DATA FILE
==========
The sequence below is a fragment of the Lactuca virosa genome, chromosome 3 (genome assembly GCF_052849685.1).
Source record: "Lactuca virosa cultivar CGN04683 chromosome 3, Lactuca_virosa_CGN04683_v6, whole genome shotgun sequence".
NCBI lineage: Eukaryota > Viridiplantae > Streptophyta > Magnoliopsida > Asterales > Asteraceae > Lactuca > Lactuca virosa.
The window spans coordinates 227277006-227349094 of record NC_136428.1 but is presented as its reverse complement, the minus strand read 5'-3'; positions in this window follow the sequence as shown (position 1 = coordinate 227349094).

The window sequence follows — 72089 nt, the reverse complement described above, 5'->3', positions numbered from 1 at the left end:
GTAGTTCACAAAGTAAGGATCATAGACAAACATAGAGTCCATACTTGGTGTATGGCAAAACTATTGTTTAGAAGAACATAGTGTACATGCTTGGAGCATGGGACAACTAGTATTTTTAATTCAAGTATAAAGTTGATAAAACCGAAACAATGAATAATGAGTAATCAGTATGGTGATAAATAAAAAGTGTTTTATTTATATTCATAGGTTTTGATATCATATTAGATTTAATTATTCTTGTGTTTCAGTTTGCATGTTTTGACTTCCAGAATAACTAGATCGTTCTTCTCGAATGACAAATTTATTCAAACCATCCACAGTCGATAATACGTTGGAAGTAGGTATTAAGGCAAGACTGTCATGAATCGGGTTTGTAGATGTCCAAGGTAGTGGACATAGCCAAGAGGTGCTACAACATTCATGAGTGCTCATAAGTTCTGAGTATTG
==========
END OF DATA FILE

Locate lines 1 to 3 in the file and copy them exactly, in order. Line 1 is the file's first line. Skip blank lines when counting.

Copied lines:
The sequence below is a fragment of the Lactuca virosa genome, chromosome 3 (genome assembly GCF_052849685.1).
Source record: "Lactuca virosa cultivar CGN04683 chromosome 3, Lactuca_virosa_CGN04683_v6, whole genome shotgun sequence".
NCBI lineage: Eukaryota > Viridiplantae > Streptophyta > Magnoliopsida > Asterales > Asteraceae > Lactuca > Lactuca virosa.